Reconsidering the Nature of Trauma

Bonnie Badenoch


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Leaving her mom at the door, four-year-old Mandy walks confidently into her preschool classroom and is immediately met by the screams of another child as his mother walks out the door. Her brow furrows, her stomach tenses, and her shoulders hunch forward a bit. Understandably, no one notices, and she jets out the door onto the playground. Joyously jumping into the swing, she pumps hard and heads for the sky. Her brainstem likes the rhythm and her nervous system begins to calm a bit. Slowing down, she glances over at the jungle gym and sees two boys who are her friends wrestling over who gets to go first. They are pretty high up on the apparatus and aren’t playing so much as fighting. No one gives in, and the shoving turns to shouting and then hitting. By the time the teacher is able to separate them and bring them back to earth, Mandy is wide-eyed and shaking inside. Again, no one notices, so she is left to manage her fear by herself.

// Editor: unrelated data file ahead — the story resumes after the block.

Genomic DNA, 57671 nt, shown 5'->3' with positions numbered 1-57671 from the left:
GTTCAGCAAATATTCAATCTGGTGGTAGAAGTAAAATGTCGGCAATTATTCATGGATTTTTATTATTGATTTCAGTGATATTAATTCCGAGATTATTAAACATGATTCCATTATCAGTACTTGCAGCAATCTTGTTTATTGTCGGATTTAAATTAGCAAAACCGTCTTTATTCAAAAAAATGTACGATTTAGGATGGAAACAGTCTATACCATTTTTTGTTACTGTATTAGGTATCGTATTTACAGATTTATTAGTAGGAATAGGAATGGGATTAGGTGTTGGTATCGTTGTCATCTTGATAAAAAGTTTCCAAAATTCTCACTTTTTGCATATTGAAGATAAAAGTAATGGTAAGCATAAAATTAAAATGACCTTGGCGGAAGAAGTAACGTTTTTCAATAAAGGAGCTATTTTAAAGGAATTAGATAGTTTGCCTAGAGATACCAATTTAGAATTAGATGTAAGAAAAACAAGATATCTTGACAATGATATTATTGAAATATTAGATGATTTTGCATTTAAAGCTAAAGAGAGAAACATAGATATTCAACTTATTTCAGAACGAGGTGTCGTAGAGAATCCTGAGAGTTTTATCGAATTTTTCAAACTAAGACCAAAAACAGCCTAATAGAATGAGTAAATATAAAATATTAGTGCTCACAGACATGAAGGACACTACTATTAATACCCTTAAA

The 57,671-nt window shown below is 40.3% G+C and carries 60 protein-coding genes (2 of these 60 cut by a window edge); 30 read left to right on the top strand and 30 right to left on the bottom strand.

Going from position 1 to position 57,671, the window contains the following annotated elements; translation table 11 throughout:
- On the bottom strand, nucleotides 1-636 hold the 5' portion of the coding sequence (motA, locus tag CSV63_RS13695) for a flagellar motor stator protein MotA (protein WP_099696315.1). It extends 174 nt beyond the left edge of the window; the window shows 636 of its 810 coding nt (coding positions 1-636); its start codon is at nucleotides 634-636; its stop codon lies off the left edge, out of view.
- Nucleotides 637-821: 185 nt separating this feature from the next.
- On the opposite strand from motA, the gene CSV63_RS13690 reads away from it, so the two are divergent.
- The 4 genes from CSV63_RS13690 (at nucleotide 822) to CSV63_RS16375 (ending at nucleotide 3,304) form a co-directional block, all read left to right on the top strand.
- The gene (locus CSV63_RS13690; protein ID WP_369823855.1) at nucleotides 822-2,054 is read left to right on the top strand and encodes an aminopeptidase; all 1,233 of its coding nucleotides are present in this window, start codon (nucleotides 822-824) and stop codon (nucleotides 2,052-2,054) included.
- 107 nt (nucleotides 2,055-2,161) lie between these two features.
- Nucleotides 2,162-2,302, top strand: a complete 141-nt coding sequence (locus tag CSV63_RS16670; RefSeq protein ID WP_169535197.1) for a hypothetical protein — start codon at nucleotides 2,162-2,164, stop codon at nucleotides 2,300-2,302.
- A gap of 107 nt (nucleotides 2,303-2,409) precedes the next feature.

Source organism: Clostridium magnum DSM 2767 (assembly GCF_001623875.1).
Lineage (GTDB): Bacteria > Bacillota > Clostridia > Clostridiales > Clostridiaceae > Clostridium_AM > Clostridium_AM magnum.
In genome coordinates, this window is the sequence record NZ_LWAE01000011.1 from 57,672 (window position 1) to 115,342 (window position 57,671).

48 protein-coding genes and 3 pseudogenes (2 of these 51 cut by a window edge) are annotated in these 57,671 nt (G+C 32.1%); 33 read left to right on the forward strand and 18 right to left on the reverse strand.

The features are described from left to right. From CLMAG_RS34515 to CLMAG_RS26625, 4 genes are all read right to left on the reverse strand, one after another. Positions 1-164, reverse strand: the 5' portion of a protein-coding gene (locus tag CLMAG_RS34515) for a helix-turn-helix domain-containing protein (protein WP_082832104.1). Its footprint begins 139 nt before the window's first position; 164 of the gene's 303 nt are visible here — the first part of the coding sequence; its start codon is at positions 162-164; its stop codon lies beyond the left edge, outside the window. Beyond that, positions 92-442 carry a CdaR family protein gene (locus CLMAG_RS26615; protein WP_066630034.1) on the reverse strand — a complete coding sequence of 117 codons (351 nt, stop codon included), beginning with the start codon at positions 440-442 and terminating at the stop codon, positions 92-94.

As she walks back into her classroom, another friend offers to share her toy, and they wander off together as Mandy’s conscious mind forgets about the boys tussling while her body continues to hold the tension. At snack time, still enthusiastically talking with her friend, Mandy accidentally knocks over her cup of juice, and she feels her overwhelmed teacher’s frown and impatience flow into her small body as the teacher brusquely cleans it up while talking to another child who doesn’t want her apple. Mandy’s little chest caves in a bit; her eyes go down as she drops from joyous to quiet, enveloped in a small whirlpool of shame. Things are apparently peaceful for a while, until circle time arrives. She sees the boys who were fighting get close to each other again, both their faces frowning, and her heart speeds up. She looks around to see if the teacher is watching them, but she is helping another child put her things in her cubby. Nothing happens between the boys, but Mandy continues to watch them closely, just in case.